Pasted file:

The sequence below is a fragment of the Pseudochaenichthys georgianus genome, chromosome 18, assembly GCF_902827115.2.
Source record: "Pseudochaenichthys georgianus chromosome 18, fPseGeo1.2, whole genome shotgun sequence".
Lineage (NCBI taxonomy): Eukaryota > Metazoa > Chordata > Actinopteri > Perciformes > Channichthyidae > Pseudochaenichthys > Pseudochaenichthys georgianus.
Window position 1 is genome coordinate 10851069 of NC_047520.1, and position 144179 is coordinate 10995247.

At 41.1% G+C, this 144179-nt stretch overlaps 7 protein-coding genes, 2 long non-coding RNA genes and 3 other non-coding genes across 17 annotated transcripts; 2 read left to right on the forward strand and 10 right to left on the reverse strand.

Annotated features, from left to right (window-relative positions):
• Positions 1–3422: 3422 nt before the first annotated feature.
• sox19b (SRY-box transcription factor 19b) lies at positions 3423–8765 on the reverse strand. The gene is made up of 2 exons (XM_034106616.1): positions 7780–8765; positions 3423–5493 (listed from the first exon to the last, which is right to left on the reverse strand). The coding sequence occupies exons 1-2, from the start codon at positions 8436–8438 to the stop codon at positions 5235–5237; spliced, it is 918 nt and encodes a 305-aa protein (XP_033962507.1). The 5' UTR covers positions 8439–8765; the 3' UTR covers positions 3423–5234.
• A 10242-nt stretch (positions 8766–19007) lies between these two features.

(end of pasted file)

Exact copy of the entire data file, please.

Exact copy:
The sequence below is a fragment of the Pseudochaenichthys georgianus genome, chromosome 18, assembly GCF_902827115.2.
Source record: "Pseudochaenichthys georgianus chromosome 18, fPseGeo1.2, whole genome shotgun sequence".
Lineage (NCBI taxonomy): Eukaryota > Metazoa > Chordata > Actinopteri > Perciformes > Channichthyidae > Pseudochaenichthys > Pseudochaenichthys georgianus.
Window position 1 is genome coordinate 10851069 of NC_047520.1, and position 144179 is coordinate 10995247.

At 41.1% G+C, this 144179-nt stretch overlaps 7 protein-coding genes, 2 long non-coding RNA genes and 3 other non-coding genes across 17 annotated transcripts; 2 read left to right on the forward strand and 10 right to left on the reverse strand.

Annotated features, from left to right (window-relative positions):
• Positions 1–3422: 3422 nt before the first annotated feature.
• sox19b (SRY-box transcription factor 19b) lies at positions 3423–8765 on the reverse strand. The gene is made up of 2 exons (XM_034106616.1): positions 7780–8765; positions 3423–5493 (listed from the first exon to the last, which is right to left on the reverse strand). The coding sequence occupies exons 1-2, from the start codon at positions 8436–8438 to the stop codon at positions 5235–5237; spliced, it is 918 nt and encodes a 305-aa protein (XP_033962507.1). The 5' UTR covers positions 8439–8765; the 3' UTR covers positions 3423–5234.
• A 10242-nt stretch (positions 8766–19007) lies between these two features.